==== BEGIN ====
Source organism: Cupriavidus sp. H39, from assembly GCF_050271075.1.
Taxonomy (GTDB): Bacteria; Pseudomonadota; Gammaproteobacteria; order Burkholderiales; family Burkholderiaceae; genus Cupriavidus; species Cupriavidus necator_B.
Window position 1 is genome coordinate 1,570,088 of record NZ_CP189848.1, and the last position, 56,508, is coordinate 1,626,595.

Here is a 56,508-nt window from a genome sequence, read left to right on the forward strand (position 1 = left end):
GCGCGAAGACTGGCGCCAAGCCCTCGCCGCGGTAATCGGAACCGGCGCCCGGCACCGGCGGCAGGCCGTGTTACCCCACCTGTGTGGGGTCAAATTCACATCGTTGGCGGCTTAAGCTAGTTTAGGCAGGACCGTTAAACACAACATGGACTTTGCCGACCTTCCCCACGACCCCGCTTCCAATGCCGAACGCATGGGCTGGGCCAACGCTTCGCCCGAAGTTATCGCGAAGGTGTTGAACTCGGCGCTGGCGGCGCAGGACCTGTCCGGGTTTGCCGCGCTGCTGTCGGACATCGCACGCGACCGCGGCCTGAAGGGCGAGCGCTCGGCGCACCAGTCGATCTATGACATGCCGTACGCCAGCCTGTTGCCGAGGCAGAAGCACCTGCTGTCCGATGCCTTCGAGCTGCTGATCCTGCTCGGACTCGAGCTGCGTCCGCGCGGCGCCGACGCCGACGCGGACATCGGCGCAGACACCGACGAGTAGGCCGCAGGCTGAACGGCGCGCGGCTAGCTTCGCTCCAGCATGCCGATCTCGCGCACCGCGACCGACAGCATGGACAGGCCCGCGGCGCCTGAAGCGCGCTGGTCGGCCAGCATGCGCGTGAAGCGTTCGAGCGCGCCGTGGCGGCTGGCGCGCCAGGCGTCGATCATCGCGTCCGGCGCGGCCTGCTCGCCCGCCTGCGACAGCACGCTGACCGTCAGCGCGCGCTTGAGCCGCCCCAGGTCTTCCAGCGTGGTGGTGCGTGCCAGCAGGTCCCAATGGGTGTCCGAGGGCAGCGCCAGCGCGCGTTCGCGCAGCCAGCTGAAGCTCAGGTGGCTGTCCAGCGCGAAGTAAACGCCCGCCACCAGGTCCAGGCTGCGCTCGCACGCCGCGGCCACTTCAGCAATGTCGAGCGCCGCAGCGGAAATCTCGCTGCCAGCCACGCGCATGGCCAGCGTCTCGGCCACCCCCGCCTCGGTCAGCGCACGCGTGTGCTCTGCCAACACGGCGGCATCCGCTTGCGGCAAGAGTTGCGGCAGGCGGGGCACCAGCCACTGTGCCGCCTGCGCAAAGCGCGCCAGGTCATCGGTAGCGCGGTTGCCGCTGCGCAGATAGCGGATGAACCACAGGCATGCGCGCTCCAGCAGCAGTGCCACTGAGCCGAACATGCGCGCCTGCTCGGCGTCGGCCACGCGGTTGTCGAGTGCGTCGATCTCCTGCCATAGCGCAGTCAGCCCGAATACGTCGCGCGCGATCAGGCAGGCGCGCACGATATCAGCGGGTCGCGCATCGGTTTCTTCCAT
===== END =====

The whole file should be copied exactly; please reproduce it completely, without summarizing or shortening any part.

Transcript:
Source organism: Cupriavidus sp. H39, from assembly GCF_050271075.1.
Taxonomy (GTDB): Bacteria; Pseudomonadota; Gammaproteobacteria; order Burkholderiales; family Burkholderiaceae; genus Cupriavidus; species Cupriavidus necator_B.
Window position 1 is genome coordinate 1,570,088 of record NZ_CP189848.1, and the last position, 56,508, is coordinate 1,626,595.

Here is a 56,508-nt window from a genome sequence, read left to right on the forward strand (position 1 = left end):
GCGCGAAGACTGGCGCCAAGCCCTCGCCGCGGTAATCGGAACCGGCGCCCGGCACCGGCGGCAGGCCGTGTTACCCCACCTGTGTGGGGTCAAATTCACATCGTTGGCGGCTTAAGCTAGTTTAGGCAGGACCGTTAAACACAACATGGACTTTGCCGACCTTCCCCACGACCCCGCTTCCAATGCCGAACGCATGGGCTGGGCCAACGCTTCGCCCGAAGTTATCGCGAAGGTGTTGAACTCGGCGCTGGCGGCGCAGGACCTGTCCGGGTTTGCCGCGCTGCTGTCGGACATCGCACGCGACCGCGGCCTGAAGGGCGAGCGCTCGGCGCACCAGTCGATCTATGACATGCCGTACGCCAGCCTGTTGCCGAGGCAGAAGCACCTGCTGTCCGATGCCTTCGAGCTGCTGATCCTGCTCGGACTCGAGCTGCGTCCGCGCGGCGCCGACGCCGACGCGGACATCGGCGCAGACACCGACGAGTAGGCCGCAGGCTGAACGGCGCGCGGCTAGCTTCGCTCCAGCATGCCGATCTCGCGCACCGCGACCGACAGCATGGACAGGCCCGCGGCGCCTGAAGCGCGCTGGTCGGCCAGCATGCGCGTGAAGCGTTCGAGCGCGCCGTGGCGGCTGGCGCGCCAGGCGTCGATCATCGCGTCCGGCGCGGCCTGCTCGCCCGCCTGCGACAGCACGCTGACCGTCAGCGCGCGCTTGAGCCGCCCCAGGTCTTCCAGCGTGGTGGTGCGTGCCAGCAGGTCCCAATGGGTGTCCGAGGGCAGCGCCAGCGCGCGTTCGCGCAGCCAGCTGAAGCTCAGGTGGCTGTCCAGCGCGAAGTAAACGCCCGCCACCAGGTCCAGGCTGCGCTCGCACGCCGCGGCCACTTCAGCAATGTCGAGCGCCGCAGCGGAAATCTCGCTGCCAGCCACGCGCATGGCCAGCGTCTCGGCCACCCCCGCCTCGGTCAGCGCACGCGTGTGCTCTGCCAACACGGCGGCATCCGCTTGCGGCAAGAGTTGCGGCAGGCGGGGCACCAGCCACTGTGCCGCCTGCGCAAAGCGCGCCAGGTCATCGGTAGCGCGGTTGCCGCTGCGCAGATAGCGGATGAACCACAGGCATGCGCGCTCCAGCAGCAGTGCCACTGAGCCGAACATGCGCGCCTGCTCGGCGTCGGCCACGCGGTTGTCGAGTGCGTCGATCTCCTGCCATAGCGCAGTCAGCCCGAATACGTCGCGCGCGATCAGGCAGGCGCGCACGATATCAGCGGGTCGCGCATCGGTTTCTTCCAT